Throwback Thursday: Geto Boys, NWA and Gang Starr

Today’s Throwback Thursday is about one of my longest loves, hip-hop and rap music. I love rap music. I fell in love with rap back when my little brother would bump it in his 73′ LTD with truspoke rims, blasting Sugarhill Gang or UTFO or Newcleus. I was into rock and new wave at the time but once Eric (my brother) started trying to scratch on my pops’ turntable, I knew there was something magical about the music.

I always felt rap was more his music because he bought it, exclusively, where I was still buying other styles of music. We both would buy Public Enemy or Too Short records but when the lyrical content started getting harder, my brother dropped off and I took it on as my own.

When I first heard the Geto Boys, I was lit up. The lyrics were wild and in my opinion, more punk than anything I owned. It was like my punk rock. It upset parents and neighbors and ultimately, politicians. Then NWA came in to the game and not only was the production nonpareil,  it was from my city, Los Angeles! I was so into the three records they put out. I loved Ice Cube’s solo stuff too but Dre was moving beyond all rap music because his production was bullet proof and tight.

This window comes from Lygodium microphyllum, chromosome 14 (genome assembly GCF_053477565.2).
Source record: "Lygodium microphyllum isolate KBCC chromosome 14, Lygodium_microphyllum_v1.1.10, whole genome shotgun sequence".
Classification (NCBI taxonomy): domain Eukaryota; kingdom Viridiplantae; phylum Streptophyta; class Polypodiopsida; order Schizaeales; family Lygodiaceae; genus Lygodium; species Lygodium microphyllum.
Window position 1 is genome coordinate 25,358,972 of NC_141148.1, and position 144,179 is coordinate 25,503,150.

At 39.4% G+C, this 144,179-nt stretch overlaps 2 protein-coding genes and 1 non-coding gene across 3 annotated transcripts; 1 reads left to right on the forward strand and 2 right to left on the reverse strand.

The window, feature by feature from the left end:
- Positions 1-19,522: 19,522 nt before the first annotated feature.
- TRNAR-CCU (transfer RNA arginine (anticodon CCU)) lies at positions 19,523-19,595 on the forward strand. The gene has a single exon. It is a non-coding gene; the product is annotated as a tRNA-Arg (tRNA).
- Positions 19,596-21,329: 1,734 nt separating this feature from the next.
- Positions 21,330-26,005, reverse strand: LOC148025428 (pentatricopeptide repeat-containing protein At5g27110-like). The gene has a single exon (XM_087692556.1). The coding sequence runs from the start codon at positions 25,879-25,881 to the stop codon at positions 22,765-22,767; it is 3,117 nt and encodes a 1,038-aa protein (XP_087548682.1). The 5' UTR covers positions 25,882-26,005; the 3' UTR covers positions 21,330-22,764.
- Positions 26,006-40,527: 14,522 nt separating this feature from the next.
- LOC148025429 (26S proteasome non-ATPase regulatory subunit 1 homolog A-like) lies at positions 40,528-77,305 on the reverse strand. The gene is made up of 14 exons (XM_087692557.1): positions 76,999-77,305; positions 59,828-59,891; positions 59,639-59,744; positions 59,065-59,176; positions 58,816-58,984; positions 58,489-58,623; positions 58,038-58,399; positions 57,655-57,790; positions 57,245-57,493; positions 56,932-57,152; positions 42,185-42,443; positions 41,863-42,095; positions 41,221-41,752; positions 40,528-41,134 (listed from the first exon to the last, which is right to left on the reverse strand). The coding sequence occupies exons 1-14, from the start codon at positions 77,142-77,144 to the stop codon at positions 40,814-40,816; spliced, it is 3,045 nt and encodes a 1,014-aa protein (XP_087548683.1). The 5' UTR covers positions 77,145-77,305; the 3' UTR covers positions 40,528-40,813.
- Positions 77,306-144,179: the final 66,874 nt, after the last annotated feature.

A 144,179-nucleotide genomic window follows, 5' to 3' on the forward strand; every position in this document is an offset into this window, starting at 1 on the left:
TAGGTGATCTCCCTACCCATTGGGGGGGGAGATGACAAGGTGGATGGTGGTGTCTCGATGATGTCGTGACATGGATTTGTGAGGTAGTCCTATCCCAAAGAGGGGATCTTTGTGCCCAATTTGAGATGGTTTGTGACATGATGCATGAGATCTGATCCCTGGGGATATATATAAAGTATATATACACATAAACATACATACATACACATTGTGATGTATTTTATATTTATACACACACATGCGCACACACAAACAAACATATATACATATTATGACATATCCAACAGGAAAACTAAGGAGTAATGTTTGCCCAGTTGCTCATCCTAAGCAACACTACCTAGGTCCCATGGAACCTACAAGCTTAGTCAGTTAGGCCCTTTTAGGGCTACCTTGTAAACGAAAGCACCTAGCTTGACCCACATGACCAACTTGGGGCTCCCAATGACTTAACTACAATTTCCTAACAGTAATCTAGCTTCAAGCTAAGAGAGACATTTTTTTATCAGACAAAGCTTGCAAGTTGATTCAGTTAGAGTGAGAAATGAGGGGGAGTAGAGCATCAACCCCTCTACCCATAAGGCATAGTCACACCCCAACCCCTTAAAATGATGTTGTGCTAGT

Gangstarr came to me after those two groups but it was a hard, East Coast story and, like DreDJ Premierwas on another level from all the other producers. I own every Gangstarr record, as I do NWA/Ice Cube/Dr Dre/MC Ren/Eazy E solo stuff and I actually own every Geto Boys record, good and bad. I can’t say that about a lot of groups that I love.

The reason for this post is that I owe a lot to these groups and thought about it while watching Michael Rapaport on Snoop Dog’s GGN Youtube channel. I knew Rapaport was a hip hop fan but wow…he gets as excited about it as much as I do. Ikey used to always laugh at me when I would tell someone why I love gangster rap. He would say “tell them, Juan” because he knew how passionate I was about this music that impacted my life so profoundly. Gangster rap really was telling it exactly how I saw living in Los Angeles in the early 90’s.

Now go buy a Dre or Premier record and tell me those bass lines won’t help your playing!